Search for Snowden

Connor Ji, News & Opinion Editor

The U.S. government is on a man-hunt for Edward Snowden who allegedly possesses a great threat to national security. It has not been a long time since the U.S. government started to look frantically for the computer whiz that dropped out of high school to eventually be labeled as one of the most dangerous men in the world.

On June 5th and on June 6th, The Guardian published stories on National Security Agency’s attempt to force Verizon to hand over phone call records and its Prism program, which gives the NSA unlimited access to search data of Google, Facebook, YouTube, and other internet websites. In response to The Guardian’s exploitations, the White House defended the programs, stating that the programs were fully endorsed by Congress. According to The Guardian, President Barack Obama claimed, “You can’t have 100% security, and also then have 100% privacy and zero inconvenience.” Snowden then flew to Moscow to avoid arrest, and has been since looking for a political asylum where he can hide away from America’s reach.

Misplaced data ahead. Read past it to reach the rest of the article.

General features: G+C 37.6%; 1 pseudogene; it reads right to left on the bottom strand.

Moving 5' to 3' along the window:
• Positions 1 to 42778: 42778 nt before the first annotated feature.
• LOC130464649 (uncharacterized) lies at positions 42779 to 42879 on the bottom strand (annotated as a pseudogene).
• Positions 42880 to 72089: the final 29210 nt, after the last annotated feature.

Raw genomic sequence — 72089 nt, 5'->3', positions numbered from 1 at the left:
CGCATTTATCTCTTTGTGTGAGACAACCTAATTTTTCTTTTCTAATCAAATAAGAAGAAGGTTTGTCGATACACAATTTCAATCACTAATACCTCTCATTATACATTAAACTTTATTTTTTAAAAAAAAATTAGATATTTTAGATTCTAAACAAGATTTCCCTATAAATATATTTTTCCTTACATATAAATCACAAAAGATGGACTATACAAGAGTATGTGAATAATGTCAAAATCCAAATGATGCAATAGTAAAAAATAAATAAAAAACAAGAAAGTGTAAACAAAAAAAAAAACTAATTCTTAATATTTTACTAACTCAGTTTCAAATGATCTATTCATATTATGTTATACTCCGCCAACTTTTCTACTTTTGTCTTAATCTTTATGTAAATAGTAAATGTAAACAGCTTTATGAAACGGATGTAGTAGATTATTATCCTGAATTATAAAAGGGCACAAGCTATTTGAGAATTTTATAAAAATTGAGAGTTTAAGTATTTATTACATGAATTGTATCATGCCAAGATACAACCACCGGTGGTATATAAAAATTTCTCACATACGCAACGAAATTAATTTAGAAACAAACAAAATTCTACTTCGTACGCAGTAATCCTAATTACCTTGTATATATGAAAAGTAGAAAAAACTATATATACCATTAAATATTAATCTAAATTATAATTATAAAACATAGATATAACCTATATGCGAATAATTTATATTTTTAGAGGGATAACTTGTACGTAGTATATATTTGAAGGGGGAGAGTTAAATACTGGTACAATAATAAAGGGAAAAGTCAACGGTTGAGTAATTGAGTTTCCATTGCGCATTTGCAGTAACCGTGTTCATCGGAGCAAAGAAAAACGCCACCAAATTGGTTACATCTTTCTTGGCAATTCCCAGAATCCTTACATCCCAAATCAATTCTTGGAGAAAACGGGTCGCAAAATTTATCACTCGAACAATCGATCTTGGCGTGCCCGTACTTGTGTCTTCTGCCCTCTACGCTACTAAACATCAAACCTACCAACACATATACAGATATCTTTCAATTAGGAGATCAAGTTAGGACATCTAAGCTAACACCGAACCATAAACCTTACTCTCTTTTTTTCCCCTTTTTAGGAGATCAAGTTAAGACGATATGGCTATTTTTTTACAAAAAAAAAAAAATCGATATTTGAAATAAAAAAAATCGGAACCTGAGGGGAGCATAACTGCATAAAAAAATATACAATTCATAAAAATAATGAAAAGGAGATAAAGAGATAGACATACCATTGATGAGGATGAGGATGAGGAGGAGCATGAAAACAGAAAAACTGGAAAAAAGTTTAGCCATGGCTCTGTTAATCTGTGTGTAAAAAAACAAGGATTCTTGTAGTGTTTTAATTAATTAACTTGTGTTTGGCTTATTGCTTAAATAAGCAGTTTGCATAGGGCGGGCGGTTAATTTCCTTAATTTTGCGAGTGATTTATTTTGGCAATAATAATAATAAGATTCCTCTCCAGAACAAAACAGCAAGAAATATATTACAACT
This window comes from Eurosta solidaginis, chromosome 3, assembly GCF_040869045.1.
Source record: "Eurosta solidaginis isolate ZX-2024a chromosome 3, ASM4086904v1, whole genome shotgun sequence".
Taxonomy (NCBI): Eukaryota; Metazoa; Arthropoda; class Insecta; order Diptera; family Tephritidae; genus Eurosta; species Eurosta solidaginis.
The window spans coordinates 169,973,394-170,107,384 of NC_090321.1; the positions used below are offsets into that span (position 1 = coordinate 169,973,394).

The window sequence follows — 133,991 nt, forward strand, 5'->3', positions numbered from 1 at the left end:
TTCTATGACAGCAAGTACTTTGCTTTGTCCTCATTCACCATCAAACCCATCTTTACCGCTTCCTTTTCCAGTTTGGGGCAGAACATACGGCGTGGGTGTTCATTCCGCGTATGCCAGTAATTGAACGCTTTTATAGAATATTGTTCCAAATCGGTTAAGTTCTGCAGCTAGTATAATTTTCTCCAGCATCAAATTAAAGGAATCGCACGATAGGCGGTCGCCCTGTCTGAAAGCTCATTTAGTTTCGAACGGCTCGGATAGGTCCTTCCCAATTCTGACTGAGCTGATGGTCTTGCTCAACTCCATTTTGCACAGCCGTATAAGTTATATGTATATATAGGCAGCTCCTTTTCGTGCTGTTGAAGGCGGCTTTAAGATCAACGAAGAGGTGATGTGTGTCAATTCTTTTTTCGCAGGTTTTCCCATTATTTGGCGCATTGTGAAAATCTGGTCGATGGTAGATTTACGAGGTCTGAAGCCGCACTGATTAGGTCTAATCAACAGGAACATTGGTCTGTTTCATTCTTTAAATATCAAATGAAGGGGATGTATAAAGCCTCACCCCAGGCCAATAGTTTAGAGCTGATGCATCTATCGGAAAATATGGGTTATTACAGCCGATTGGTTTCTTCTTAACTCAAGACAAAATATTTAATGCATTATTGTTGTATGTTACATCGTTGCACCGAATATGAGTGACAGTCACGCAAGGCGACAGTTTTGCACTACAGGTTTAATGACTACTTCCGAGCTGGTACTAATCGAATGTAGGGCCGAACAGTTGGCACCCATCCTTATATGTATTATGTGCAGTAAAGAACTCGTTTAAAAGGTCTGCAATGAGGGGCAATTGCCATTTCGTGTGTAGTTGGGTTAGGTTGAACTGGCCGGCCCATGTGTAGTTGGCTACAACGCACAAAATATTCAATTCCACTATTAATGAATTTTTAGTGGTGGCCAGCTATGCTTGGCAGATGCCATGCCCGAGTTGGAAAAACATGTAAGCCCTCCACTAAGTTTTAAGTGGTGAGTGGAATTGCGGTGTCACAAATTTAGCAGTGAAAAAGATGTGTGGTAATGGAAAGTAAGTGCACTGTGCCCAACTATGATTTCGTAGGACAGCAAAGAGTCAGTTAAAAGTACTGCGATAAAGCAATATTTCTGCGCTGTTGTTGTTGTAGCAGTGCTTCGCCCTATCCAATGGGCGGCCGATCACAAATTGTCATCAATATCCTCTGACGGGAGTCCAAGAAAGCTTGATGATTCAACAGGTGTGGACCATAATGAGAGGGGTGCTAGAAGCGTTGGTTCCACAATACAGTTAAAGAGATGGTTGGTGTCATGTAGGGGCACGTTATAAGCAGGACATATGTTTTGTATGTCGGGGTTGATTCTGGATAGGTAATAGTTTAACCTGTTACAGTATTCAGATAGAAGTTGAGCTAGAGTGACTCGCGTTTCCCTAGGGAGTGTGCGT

Snowden had been working as a government contractor for the NSA, until he learned about its surveillance program. He decided to go public to reveal the government’s illegal doings.

Ever since the attack on America by Al-Qaeda, America has become an iron wall. As part of its defense strategy, the U.S. government established the NSA to detect any foreign threats. However, the organization began to direct their search more domestically. The NSA now has access over your business records, your relationship with your friends, and secret love letters to your lovers, and many more private documents that you would not want any third-party to see, under the holy name of the “Crusade to Democracy.”

The biggest irony that resides within the government’s decision to spy on civilian activities is that they are breaking the core beliefs of democracy. Everything that a government does must be approved by a general agreement of a group of people that represent the entire nation; that is representative democracy. Doesn’t it seem a flaw that America is trying to protect democracy by limiting democracy from its very own people?

Uncle Sam’s attempts to protect himself from outer threats can only be perceived as an act to remain in power over his subjects. Democracy was violated and Edward Snowden, the only one courageous enough to stand up against the government and point out the unconstitutionality of its actions, is being called a monstrous criminal.

Edward Snowden is neither a terrorist nor a spy. America must stop pointing fingers at Snowden for his patriotic actions.